Kent Wildlife Trust stemming tide of non-native oyster species

Pacific rock oyster Credit: ITV Meridian

The Kent Wildlife Trust has been touring the Sheppey coastline in an attempt to control the spread of an invasive species of oyster.

When Pacific Oysters were introduced in the sixties, it was thought the water would be too cold for them to reproduce. However there are now millions spreading, threatening the survival of native species on the Kent coast.

Now a project called Coastbusters, led by Kent Wildlife Trust, is looking to try and cull the invasive oyster.

Marine Conservation Officer Alice Morley says the non-native species become a problem when they "smother" the native species.

They were introduced to the UK and other parts of Europe through the aquaculture industry in the 1960s in hatcheries.Some have since escaped, putting their larvae in the water column which results in the species establishing itself in the wild.

James Green from the Whitstable Oyster Fishery Company says: "There hasn't been any confirmed studies that the population of native oysters has been affected by the population of the rock oysters in the area. But there's increasing numbers of the Pacific rock oyster and the population of the native oyster is relatively small because of overfishing and pollution, and mainly one disease that came to the area quite a few years ago, and that coincided with the decimation of the industry as it was."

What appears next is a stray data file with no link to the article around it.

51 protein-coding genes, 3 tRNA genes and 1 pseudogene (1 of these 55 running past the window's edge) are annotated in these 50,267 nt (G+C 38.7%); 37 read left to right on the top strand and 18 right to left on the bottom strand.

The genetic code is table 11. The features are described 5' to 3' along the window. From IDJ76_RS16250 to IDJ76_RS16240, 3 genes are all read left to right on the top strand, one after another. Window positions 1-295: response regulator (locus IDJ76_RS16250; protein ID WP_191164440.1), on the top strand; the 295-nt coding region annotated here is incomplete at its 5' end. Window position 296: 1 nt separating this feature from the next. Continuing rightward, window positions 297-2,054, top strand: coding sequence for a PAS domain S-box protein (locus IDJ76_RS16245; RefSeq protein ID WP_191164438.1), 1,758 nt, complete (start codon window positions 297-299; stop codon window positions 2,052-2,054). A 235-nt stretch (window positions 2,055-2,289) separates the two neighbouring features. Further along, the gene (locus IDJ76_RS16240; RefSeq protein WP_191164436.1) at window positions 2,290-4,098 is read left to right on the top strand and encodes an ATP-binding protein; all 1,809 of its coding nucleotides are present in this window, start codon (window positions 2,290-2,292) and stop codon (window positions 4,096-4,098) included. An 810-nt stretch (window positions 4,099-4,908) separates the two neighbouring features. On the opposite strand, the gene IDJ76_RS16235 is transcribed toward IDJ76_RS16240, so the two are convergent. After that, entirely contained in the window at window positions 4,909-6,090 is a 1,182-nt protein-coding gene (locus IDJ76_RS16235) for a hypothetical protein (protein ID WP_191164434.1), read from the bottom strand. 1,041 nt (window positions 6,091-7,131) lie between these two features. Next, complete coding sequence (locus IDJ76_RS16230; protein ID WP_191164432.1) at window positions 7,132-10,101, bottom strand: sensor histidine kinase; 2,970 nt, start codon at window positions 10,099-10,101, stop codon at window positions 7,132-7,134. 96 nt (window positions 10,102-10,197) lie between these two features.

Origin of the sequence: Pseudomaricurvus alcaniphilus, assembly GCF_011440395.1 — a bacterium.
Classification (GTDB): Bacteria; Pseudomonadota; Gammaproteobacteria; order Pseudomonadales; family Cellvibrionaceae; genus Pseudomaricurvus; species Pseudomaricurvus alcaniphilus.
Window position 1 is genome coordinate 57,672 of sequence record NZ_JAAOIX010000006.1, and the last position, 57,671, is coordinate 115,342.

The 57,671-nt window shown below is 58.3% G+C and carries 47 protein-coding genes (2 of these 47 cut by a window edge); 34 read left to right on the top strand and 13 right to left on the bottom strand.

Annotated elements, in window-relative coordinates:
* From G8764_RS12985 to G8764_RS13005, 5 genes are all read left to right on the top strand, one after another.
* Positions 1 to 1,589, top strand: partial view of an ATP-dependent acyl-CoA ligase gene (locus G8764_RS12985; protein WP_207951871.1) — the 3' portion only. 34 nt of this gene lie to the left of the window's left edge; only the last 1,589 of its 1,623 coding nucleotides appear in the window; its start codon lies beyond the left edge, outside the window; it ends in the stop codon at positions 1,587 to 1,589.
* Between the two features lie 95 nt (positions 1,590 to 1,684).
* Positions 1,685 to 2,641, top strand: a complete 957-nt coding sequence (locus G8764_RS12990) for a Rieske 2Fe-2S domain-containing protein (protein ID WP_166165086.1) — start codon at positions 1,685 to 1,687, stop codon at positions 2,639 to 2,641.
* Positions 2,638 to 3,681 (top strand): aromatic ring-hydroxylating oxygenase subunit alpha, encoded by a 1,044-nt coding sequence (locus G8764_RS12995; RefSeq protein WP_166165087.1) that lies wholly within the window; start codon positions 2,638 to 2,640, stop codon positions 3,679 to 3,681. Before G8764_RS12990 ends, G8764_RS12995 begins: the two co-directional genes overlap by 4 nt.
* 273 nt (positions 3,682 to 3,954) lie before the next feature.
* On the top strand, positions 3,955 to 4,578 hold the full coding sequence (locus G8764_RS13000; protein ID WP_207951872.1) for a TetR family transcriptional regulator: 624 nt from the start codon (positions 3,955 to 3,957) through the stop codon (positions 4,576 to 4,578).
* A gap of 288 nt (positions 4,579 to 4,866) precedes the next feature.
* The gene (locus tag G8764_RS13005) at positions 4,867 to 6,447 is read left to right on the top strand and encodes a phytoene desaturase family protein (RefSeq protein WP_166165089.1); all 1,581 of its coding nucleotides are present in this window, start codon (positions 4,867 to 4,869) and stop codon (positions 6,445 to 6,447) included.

Credit: ITV Meridian

The Coastbusters project is funded by the Heritage Lottery Fund, however the money is due to run out in March.

The trust says funding is vital for this work to continue in order to give native species, like blue mussels, the best chance of survival.

Credit: ITV Meridian
  • Watch Tony Green's report below